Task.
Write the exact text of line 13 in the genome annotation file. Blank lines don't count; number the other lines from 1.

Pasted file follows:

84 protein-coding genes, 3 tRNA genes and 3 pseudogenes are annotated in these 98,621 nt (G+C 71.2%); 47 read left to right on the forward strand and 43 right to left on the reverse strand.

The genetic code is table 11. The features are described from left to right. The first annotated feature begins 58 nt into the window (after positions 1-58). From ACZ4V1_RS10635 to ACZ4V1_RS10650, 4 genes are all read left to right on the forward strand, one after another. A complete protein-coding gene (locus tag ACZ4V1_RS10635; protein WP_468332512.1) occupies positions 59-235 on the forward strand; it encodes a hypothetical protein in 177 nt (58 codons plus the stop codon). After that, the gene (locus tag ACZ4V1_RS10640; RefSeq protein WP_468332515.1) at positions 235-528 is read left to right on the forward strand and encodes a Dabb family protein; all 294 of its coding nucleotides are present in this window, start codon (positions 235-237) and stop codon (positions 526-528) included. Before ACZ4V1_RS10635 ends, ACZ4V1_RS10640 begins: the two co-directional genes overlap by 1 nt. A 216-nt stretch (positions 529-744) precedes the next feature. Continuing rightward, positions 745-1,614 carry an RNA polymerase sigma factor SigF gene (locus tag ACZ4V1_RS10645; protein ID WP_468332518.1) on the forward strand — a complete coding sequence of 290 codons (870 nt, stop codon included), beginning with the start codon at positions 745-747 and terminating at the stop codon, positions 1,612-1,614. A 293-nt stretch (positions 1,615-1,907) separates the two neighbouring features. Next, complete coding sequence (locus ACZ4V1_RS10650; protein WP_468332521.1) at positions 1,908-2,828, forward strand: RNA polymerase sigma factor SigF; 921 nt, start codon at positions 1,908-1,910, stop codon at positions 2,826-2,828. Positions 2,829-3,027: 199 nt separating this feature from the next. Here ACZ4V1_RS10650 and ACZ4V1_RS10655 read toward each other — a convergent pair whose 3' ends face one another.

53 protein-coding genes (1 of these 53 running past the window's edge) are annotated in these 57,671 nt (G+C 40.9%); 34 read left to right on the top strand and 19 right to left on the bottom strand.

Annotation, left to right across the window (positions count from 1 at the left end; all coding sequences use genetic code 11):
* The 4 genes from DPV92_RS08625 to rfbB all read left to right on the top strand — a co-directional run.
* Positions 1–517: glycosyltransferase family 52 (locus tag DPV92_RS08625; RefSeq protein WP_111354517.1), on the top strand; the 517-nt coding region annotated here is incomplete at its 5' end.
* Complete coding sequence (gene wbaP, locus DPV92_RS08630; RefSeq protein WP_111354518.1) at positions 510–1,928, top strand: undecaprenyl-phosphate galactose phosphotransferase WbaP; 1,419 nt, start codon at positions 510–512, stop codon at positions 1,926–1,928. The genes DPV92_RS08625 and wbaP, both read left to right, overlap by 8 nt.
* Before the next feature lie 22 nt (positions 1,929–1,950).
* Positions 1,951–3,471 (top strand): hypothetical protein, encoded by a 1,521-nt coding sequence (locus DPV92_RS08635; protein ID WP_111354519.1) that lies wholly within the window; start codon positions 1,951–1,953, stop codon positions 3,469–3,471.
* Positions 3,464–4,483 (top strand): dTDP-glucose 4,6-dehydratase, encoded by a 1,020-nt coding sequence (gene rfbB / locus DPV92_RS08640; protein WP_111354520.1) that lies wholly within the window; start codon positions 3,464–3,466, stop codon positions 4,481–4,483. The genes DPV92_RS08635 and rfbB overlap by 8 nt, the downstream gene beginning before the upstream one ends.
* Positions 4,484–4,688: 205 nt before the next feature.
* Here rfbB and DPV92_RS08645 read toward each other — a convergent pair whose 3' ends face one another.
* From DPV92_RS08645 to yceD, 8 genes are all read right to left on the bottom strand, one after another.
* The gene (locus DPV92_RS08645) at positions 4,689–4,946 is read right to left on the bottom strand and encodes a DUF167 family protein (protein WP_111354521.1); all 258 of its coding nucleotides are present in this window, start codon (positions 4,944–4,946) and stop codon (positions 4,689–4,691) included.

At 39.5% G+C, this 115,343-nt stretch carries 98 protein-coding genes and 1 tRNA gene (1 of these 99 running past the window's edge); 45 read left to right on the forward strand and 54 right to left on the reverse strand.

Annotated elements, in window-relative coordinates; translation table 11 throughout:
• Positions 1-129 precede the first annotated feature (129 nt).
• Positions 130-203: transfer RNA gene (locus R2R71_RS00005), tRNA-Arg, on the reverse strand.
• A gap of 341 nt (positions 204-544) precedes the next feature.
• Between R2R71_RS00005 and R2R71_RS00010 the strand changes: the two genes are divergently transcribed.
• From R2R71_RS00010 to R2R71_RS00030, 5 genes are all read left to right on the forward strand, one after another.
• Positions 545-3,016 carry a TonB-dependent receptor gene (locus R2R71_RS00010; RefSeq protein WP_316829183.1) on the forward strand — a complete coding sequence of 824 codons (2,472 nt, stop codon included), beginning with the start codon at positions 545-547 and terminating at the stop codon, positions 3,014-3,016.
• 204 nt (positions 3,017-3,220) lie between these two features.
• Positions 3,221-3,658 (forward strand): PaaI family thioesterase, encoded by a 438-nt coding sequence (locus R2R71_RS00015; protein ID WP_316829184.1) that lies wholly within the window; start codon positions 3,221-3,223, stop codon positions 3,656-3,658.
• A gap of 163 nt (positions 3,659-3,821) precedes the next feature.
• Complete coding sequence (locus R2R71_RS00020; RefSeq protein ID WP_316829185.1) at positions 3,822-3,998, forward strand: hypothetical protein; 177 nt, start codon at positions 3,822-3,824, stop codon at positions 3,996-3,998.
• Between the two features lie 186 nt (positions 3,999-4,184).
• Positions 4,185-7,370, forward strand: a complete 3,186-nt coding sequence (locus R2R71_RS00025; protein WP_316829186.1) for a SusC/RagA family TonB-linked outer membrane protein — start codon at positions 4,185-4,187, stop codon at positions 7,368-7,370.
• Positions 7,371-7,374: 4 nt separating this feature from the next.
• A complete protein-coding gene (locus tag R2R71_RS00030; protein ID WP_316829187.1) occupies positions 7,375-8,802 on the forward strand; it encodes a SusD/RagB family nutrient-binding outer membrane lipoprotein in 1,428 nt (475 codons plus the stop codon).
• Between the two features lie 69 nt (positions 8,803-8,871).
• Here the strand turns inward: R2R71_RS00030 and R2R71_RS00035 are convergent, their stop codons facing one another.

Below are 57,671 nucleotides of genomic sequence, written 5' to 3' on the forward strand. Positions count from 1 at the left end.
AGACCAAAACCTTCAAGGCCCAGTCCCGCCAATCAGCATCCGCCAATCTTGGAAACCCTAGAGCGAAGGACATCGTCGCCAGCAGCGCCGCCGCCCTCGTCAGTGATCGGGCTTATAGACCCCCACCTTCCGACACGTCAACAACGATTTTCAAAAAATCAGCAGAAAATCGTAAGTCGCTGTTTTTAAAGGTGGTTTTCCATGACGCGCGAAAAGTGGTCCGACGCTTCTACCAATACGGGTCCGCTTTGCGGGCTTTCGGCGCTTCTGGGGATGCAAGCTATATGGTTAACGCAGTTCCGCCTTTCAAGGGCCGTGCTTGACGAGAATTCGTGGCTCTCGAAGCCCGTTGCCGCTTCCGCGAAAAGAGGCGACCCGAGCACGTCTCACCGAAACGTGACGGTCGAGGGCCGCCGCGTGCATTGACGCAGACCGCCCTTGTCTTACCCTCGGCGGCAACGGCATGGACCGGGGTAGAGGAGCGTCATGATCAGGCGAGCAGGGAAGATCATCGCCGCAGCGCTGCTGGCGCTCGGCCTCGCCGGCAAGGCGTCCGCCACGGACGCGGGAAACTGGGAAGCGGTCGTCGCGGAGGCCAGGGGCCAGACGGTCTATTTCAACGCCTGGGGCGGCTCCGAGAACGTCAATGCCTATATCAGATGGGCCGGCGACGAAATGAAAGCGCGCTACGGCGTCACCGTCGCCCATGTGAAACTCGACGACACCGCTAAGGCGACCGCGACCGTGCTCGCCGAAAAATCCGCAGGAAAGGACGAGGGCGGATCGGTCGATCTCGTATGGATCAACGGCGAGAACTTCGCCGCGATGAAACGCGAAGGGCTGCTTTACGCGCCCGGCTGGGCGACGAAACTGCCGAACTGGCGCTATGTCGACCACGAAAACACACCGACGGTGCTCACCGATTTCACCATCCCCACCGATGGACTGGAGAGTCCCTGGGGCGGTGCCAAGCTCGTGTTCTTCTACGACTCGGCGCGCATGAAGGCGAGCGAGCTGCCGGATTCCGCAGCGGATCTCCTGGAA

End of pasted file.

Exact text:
* From DPV92_RS08645 to yceD, 8 genes are all read right to left on the bottom strand, one after another.